A hallucinogenic trip into the filmmaker's figurative navel, "We Are the Strange," by virtual one-man-show M dot Strange, is a Freudian/spiritual/psycho-dramatic and high-tech catalog of visual imagery through the ages.
A hallucinogenic trip into the filmmaker’s figurative navel, “We Are the Strange,” by virtual one-man-show M dot Strange, is a Freudian/spiritual/psycho-dramatic and high-tech catalog of visual imagery through the ages, as well as a plummet into the bramble patch of Strange’s soul. Somewhere at the far side of the movie mall, this is an experimental film for a rare, patient viewership — but it points an arrow toward the future of personal cinema.
The story, such as it is, involves a horribly abused young woman named Blue, who is cast out by her demon lover only to wander the Forest of Still Life, where she meets the doll-like Emmm. On their quest for ice cream, they encounter a parade of demons, mirages and broken toys, culminating in what is really a Judeo-Christian feminist redemption parable.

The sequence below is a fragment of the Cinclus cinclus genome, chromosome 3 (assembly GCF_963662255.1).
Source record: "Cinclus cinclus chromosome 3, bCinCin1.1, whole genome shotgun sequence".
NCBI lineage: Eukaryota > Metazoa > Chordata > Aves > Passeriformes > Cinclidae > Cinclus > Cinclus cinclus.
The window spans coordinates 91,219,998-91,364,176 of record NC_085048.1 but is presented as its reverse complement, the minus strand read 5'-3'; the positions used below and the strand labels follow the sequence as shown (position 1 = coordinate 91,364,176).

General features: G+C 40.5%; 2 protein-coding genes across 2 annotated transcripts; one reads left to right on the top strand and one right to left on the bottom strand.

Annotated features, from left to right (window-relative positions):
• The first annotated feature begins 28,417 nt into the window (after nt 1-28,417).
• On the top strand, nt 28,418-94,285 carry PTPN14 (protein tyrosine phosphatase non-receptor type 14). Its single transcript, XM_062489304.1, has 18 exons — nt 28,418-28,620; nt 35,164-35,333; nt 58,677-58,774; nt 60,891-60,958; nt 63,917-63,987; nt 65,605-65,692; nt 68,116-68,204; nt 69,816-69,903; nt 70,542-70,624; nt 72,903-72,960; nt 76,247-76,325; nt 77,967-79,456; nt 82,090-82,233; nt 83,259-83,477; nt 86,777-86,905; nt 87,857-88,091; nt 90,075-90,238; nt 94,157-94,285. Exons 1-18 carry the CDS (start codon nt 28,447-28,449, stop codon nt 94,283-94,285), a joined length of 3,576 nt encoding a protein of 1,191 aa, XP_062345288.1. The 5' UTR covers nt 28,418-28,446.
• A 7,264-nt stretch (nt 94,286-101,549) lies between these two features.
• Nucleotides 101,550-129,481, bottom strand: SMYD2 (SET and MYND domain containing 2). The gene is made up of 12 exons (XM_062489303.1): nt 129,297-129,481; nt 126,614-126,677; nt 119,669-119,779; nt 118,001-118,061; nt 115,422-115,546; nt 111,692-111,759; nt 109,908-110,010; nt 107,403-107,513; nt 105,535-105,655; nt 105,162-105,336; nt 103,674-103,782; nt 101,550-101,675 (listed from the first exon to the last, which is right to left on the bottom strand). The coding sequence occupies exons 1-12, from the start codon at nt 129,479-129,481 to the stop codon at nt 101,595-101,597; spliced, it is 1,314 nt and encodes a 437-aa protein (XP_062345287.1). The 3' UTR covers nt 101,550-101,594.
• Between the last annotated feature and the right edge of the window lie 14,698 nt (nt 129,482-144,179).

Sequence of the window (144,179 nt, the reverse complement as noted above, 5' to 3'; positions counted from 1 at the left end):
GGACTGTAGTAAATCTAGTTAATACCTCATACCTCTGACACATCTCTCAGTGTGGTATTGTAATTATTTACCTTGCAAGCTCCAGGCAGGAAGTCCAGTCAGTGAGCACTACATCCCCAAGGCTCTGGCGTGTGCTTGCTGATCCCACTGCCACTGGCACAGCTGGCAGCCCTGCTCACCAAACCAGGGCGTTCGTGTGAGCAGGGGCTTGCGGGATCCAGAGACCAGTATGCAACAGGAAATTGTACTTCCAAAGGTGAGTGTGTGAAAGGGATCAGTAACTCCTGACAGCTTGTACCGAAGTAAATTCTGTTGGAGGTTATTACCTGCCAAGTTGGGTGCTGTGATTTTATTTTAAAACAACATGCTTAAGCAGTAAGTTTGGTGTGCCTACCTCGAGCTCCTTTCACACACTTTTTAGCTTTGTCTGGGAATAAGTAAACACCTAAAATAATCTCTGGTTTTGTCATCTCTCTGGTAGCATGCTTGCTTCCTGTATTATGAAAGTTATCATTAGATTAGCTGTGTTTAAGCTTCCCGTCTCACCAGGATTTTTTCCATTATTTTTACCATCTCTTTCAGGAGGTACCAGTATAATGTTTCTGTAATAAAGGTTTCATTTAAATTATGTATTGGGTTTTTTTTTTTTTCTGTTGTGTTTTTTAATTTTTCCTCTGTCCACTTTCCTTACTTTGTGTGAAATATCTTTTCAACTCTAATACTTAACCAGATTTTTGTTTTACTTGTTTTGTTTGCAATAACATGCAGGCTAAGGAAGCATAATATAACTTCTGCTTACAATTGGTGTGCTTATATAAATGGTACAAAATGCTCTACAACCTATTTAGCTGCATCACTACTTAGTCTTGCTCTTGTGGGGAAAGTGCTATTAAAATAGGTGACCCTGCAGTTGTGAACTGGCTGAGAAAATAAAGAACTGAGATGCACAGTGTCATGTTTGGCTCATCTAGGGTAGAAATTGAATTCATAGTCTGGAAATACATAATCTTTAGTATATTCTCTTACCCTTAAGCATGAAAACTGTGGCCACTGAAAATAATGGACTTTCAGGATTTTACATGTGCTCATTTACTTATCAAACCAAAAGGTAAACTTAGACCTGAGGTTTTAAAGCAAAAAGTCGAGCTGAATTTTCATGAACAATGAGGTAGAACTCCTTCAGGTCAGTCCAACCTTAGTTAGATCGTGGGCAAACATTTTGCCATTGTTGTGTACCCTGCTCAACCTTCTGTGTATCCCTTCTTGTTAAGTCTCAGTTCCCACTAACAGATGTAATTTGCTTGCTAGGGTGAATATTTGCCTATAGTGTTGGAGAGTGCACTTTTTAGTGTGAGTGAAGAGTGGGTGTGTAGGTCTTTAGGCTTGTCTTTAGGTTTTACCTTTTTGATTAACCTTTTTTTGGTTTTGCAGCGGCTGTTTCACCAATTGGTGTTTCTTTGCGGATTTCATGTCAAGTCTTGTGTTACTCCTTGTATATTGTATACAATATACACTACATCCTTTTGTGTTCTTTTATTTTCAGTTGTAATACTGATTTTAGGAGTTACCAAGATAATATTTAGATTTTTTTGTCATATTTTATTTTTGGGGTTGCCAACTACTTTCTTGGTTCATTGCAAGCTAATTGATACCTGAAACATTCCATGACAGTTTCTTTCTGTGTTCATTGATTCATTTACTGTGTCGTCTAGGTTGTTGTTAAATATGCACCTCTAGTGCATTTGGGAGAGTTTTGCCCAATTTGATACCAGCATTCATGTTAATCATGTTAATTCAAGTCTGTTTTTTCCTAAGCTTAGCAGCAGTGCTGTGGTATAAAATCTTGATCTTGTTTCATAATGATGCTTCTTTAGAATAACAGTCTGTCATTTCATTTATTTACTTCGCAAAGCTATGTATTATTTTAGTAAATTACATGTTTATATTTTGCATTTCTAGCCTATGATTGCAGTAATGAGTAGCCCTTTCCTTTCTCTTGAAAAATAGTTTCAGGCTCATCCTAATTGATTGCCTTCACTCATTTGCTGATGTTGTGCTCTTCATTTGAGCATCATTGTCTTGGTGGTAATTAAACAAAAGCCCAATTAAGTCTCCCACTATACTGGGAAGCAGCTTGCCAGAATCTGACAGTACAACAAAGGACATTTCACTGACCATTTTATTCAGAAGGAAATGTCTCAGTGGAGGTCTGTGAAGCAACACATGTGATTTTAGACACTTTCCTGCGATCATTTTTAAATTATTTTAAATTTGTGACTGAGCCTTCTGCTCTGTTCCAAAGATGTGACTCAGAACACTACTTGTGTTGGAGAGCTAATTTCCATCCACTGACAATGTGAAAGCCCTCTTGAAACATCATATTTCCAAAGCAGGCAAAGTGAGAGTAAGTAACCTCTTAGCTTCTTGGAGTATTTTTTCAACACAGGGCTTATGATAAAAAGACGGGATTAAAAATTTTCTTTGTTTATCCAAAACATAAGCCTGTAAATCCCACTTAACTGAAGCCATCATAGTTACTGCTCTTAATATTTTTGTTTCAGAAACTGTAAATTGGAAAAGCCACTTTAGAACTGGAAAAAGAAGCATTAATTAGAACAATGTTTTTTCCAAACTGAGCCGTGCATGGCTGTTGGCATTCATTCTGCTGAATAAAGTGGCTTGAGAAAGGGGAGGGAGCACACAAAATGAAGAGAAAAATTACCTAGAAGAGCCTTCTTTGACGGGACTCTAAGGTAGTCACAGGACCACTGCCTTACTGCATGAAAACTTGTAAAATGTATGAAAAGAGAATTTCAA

Strange may rely on old devices to achieve his emotional impact — one of which is a sheer torrent of visual stimuli meant to overwhelm his audience — but the context is something new.
Although three years were reportedly required to make the film — which references everything from medieval emblems to magic lanterns to shadow puppetry to Terry Gilliam collage art — the effect is as close to pure stream-of-consciousness cinema. The gap between imagination and realization has narrowed to where Strange’s often nightmarish wanderings seem to have been committed to film almost instantaneously. It may not always be entertainment, but it is fascinating.